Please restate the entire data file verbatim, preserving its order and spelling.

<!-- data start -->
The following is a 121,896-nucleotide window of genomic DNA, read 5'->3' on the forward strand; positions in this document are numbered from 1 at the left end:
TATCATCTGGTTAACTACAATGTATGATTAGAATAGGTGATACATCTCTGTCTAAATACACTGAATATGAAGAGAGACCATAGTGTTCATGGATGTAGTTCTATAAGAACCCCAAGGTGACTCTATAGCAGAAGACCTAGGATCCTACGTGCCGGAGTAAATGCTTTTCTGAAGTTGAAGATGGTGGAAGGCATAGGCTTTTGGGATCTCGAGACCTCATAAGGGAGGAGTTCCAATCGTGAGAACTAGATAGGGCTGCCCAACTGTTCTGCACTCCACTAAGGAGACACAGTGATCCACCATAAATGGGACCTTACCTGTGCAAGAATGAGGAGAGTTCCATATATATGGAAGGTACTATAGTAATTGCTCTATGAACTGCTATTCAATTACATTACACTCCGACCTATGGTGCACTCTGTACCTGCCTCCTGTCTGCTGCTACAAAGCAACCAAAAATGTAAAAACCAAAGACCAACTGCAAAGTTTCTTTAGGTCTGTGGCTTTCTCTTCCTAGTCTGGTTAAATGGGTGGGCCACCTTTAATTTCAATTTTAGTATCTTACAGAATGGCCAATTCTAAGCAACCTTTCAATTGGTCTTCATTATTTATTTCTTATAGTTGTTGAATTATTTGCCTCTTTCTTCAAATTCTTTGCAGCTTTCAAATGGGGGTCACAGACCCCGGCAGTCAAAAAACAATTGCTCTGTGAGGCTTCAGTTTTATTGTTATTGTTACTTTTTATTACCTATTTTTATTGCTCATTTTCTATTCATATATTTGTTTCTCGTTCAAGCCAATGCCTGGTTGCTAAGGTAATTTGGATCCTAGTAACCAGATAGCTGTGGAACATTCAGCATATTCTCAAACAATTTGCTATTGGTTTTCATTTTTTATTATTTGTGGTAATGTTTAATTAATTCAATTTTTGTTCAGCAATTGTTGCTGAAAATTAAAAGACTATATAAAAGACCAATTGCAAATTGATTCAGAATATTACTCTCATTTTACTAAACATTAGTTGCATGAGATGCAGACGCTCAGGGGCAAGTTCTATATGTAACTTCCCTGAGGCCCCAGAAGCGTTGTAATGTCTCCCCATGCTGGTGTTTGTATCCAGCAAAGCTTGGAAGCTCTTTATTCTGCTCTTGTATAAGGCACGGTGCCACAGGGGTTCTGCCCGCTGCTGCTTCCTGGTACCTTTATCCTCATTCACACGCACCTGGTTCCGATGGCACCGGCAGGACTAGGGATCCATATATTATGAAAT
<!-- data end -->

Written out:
The following is a 121,896-nucleotide window of genomic DNA, read 5'->3' on the forward strand; positions in this document are numbered from 1 at the left end:
TATCATCTGGTTAACTACAATGTATGATTAGAATAGGTGATACATCTCTGTCTAAATACACTGAATATGAAGAGAGACCATAGTGTTCATGGATGTAGTTCTATAAGAACCCCAAGGTGACTCTATAGCAGAAGACCTAGGATCCTACGTGCCGGAGTAAATGCTTTTCTGAAGTTGAAGATGGTGGAAGGCATAGGCTTTTGGGATCTCGAGACCTCATAAGGGAGGAGTTCCAATCGTGAGAACTAGATAGGGCTGCCCAACTGTTCTGCACTCCACTAAGGAGACACAGTGATCCACCATAAATGGGACCTTACCTGTGCAAGAATGAGGAGAGTTCCATATATATGGAAGGTACTATAGTAATTGCTCTATGAACTGCTATTCAATTACATTACACTCCGACCTATGGTGCACTCTGTACCTGCCTCCTGTCTGCTGCTACAAAGCAACCAAAAATGTAAAAACCAAAGACCAACTGCAAAGTTTCTTTAGGTCTGTGGCTTTCTCTTCCTAGTCTGGTTAAATGGGTGGGCCACCTTTAATTTCAATTTTAGTATCTTACAGAATGGCCAATTCTAAGCAACCTTTCAATTGGTCTTCATTATTTATTTCTTATAGTTGTTGAATTATTTGCCTCTTTCTTCAAATTCTTTGCAGCTTTCAAATGGGGGTCACAGACCCCGGCAGTCAAAAAACAATTGCTCTGTGAGGCTTCAGTTTTATTGTTATTGTTACTTTTTATTACCTATTTTTATTGCTCATTTTCTATTCATATATTTGTTTCTCGTTCAAGCCAATGCCTGGTTGCTAAGGTAATTTGGATCCTAGTAACCAGATAGCTGTGGAACATTCAGCATATTCTCAAACAATTTGCTATTGGTTTTCATTTTTTATTATTTGTGGTAATGTTTAATTAATTCAATTTTTGTTCAGCAATTGTTGCTGAAAATTAAAAGACTATATAAAAGACCAATTGCAAATTGATTCAGAATATTACTCTCATTTTACTAAACATTAGTTGCATGAGATGCAGACGCTCAGGGGCAAGTTCTATATGTAACTTCCCTGAGGCCCCAGAAGCGTTGTAATGTCTCCCCATGCTGGTGTTTGTATCCAGCAAAGCTTGGAAGCTCTTTATTCTGCTCTTGTATAAGGCACGGTGCCACAGGGGTTCTGCCCGCTGCTGCTTCCTGGTACCTTTATCCTCATTCACACGCACCTGGTTCCGATGGCACCGGCAGGACTAGGGATCCATATATTATGAAAT